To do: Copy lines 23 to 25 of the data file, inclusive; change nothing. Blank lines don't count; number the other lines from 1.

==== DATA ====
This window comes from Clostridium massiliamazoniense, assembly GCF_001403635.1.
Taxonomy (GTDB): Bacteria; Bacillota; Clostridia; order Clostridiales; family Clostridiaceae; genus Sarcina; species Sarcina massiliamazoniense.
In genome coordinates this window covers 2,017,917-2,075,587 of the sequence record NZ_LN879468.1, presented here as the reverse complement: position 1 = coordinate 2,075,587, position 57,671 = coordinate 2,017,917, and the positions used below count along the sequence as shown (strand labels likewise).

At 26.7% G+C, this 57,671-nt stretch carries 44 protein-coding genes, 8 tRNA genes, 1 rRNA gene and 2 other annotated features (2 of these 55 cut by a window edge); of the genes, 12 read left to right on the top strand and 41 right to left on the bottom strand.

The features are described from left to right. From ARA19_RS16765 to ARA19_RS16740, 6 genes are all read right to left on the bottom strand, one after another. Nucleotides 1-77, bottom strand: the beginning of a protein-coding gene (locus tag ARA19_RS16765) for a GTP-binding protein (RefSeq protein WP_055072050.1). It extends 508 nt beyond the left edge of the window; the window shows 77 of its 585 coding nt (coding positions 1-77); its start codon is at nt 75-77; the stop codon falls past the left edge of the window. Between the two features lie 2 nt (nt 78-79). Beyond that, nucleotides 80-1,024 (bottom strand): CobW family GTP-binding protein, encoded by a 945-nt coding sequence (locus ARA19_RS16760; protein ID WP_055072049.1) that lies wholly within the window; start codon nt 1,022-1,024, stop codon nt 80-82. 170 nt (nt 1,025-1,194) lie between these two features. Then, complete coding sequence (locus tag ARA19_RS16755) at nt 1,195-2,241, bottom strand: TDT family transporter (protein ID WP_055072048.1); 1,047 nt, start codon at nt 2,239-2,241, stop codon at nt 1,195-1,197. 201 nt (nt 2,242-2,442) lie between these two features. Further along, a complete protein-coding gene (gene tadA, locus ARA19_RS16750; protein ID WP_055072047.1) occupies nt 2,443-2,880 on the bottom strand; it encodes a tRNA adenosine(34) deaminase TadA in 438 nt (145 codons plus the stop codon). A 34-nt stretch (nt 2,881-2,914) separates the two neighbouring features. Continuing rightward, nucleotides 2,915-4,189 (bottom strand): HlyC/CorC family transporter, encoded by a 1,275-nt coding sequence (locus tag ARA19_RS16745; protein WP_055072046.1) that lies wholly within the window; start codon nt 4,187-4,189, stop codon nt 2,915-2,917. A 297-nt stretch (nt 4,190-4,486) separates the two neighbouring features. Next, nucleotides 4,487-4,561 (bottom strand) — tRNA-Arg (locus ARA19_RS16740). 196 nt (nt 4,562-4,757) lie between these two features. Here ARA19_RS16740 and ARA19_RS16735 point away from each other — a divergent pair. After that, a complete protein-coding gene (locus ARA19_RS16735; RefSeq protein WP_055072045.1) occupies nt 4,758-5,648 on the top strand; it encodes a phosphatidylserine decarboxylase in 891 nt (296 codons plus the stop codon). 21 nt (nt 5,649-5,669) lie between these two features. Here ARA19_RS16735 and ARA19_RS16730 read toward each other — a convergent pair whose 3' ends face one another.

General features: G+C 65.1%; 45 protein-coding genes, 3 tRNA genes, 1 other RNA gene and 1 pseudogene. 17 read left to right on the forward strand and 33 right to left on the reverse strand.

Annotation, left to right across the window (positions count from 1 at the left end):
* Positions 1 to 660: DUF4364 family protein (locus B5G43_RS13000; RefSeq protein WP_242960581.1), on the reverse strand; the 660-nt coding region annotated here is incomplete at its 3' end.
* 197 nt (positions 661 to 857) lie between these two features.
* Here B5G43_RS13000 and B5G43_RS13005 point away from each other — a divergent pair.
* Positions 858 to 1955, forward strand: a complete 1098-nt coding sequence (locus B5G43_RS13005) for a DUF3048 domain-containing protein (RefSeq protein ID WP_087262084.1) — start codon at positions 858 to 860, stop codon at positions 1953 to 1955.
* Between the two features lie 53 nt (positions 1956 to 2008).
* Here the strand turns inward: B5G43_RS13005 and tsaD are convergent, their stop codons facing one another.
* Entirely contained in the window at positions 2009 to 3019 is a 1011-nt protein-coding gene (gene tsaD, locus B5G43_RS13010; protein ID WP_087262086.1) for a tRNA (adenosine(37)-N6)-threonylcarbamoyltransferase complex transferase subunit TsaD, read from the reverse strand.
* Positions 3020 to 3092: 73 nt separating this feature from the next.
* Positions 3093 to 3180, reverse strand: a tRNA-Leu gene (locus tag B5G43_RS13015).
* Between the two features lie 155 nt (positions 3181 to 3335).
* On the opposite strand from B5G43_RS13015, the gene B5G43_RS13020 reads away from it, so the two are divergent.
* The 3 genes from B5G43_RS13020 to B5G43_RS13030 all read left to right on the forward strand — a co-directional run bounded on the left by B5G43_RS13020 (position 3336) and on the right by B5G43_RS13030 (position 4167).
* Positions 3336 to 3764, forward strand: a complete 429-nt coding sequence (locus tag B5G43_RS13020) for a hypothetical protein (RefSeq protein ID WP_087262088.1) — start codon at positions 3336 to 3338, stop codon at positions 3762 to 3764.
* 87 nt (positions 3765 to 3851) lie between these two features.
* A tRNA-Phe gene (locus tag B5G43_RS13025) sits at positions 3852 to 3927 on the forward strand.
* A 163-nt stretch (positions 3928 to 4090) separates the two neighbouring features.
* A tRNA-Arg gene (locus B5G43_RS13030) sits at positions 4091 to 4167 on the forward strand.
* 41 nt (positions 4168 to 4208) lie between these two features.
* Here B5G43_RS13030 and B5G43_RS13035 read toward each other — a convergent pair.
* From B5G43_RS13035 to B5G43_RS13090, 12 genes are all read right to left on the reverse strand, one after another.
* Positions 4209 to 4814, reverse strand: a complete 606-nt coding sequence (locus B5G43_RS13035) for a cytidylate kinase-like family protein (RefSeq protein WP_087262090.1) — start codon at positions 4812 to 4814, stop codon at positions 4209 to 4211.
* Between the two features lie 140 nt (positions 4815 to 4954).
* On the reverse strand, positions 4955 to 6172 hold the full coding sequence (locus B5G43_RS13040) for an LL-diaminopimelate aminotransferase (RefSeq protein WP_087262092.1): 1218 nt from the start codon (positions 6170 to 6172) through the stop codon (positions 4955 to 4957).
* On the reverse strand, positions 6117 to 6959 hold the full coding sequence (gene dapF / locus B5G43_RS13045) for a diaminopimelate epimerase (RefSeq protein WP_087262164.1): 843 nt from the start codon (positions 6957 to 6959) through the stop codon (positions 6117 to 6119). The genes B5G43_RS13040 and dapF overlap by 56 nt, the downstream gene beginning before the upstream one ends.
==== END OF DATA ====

* A 163-nt stretch (positions 3928 to 4090) separates the two neighbouring features.
* A tRNA-Arg gene (locus B5G43_RS13030) sits at positions 4091 to 4167 on the forward strand.
* 41 nt (positions 4168 to 4208) lie between these two features.